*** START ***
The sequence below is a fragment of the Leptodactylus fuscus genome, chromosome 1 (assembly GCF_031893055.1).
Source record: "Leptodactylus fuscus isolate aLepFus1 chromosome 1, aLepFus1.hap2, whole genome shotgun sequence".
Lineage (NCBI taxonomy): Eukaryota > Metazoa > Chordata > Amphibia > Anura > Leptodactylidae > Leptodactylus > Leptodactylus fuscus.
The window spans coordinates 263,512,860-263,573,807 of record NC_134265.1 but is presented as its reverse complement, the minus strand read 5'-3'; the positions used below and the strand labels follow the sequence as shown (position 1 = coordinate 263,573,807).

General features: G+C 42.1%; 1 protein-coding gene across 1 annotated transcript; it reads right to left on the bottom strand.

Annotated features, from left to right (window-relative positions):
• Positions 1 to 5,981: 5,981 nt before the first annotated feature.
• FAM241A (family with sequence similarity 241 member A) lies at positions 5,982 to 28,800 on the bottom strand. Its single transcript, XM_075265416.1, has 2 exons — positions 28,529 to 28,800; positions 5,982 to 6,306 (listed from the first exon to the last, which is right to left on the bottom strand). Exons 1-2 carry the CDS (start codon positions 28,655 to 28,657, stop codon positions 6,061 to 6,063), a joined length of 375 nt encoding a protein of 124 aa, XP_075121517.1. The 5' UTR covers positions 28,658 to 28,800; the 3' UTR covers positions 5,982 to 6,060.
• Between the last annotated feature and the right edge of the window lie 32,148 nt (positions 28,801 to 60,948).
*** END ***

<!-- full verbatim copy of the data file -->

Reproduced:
The sequence below is a fragment of the Leptodactylus fuscus genome, chromosome 1 (assembly GCF_031893055.1).
Source record: "Leptodactylus fuscus isolate aLepFus1 chromosome 1, aLepFus1.hap2, whole genome shotgun sequence".
Lineage (NCBI taxonomy): Eukaryota > Metazoa > Chordata > Amphibia > Anura > Leptodactylidae > Leptodactylus > Leptodactylus fuscus.
The window spans coordinates 263,512,860-263,573,807 of record NC_134265.1 but is presented as its reverse complement, the minus strand read 5'-3'; the positions used below and the strand labels follow the sequence as shown (position 1 = coordinate 263,573,807).

General features: G+C 42.1%; 1 protein-coding gene across 1 annotated transcript; it reads right to left on the bottom strand.

Annotated features, from left to right (window-relative positions):
• Positions 1 to 5,981: 5,981 nt before the first annotated feature.
• FAM241A (family with sequence similarity 241 member A) lies at positions 5,982 to 28,800 on the bottom strand. Its single transcript, XM_075265416.1, has 2 exons — positions 28,529 to 28,800; positions 5,982 to 6,306 (listed from the first exon to the last, which is right to left on the bottom strand). Exons 1-2 carry the CDS (start codon positions 28,655 to 28,657, stop codon positions 6,061 to 6,063), a joined length of 375 nt encoding a protein of 124 aa, XP_075121517.1. The 5' UTR covers positions 28,658 to 28,800; the 3' UTR covers positions 5,982 to 6,060.
• Between the last annotated feature and the right edge of the window lie 32,148 nt (positions 28,801 to 60,948).